A permit is not required for emergency roadway repair. Roadways and associated infrastructure such as sidewalks, guardrails, and road beds may be repaired, replaced or stabilized within their preexisting footprints (in-kind repair or replacement). DEP issued Administrative Order No. 2012-13 on 11/3/12 that waives certain DEP permit requirements for State, County and Municipal agencies from DEP’s formal permit procedures.

34. Is a permit needed for utility replacement and repair?

A permit is not required for utility replacement or repair. Utility lines, outfall structures and stormwater management facilities may be repaired, replaced or stabilized within their preexisting footprints (in-kind repair or replacement). DEP issued Administrative Order No. 2012-13 on 11/3/12 that waives certain DEP permit requirements for State, County and Municipal agencies from DEP’s formal permit procedures.

Boardwalk and Dune Walkovers

35. Does the municipality need a permit to replace or repair a boardwalk or dune walkover structure?

A permit is not required to repair or replace boardwalks and dune walkovers that legally existed prior to Superstorm Sandy provided they are built in the same location and footprint. If the municipality wishes to expand the footprint of the boardwalk or dune walkover, then a permit would be required. Likewise, if a municipality wishes to construct shore stabilization structures adjacent to their boardwalk or dune walkover, then a permit would be required.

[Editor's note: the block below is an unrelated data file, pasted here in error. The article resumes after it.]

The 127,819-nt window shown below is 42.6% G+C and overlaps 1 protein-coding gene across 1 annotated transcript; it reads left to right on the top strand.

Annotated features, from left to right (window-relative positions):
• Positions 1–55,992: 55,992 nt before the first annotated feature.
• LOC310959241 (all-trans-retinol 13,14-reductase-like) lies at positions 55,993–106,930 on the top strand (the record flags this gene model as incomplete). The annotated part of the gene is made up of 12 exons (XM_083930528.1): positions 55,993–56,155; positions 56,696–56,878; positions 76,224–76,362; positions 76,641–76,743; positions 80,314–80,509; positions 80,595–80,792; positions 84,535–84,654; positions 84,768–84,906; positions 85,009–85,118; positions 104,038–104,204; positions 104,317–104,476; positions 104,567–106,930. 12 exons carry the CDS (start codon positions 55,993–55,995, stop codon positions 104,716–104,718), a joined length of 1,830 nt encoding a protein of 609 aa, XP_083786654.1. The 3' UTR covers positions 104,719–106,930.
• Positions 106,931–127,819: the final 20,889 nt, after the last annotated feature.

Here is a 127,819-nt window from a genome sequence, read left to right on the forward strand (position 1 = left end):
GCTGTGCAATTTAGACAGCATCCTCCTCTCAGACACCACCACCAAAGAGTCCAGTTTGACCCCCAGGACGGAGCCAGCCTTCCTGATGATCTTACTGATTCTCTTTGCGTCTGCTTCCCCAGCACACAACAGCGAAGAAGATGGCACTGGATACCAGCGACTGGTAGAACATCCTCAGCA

Beach Structures

37. Does the municipality need a permit to replace or reconstruct legally existing structures on the beach (i.e. gazebos, pavilions)?

In the CAFRA zone, a permit is not required to replace or reconstruct legally existing structures on the beach provided the structure is reconstructed in the same footprint. Outside of the CAFRA zone, a permit is required for the reconstruction of legally existing structures on a beach unless the structure is greater than 100 feet from the mean high water line.

Docks, Pilings, Boatlift and Bulkhead Repairs

36. Does a municipality need a permit to replace/rebuild or elevate those bulkheads damaged?

DEP issued Administrative Order No. 2012-13 on November 3, 2012 that waives certain DEP permit requirements for State, County and Municipal agencies from DEP’s formal permit procedures. Repair or reconstruction of a bulkhead or similar shoreline stabilization structure on public property may qualify for the Administrative Order. In addition, authorization from the Army Corps of Engineers may be required for any work below the mean high water line.

38. Do I need a permit to place sand fencing to create or sustain a dune?
The coastal emergency rules contain a new permit-by-rule for the placement of sand fencing in order to create or sustain a dune, provided there is no grading or excavation of the dune.  In addition, the sand fencing must be placed on the landward side of the dune, parallel to the mean high water line, and cannot prevent public access to the beach.  Please refer to N.J.A.C. 7:7-7.2(a)16 for more information.

38. Do I need a permit to replace or repair my dock, pilings, boat lift or bulkhead at my residential property?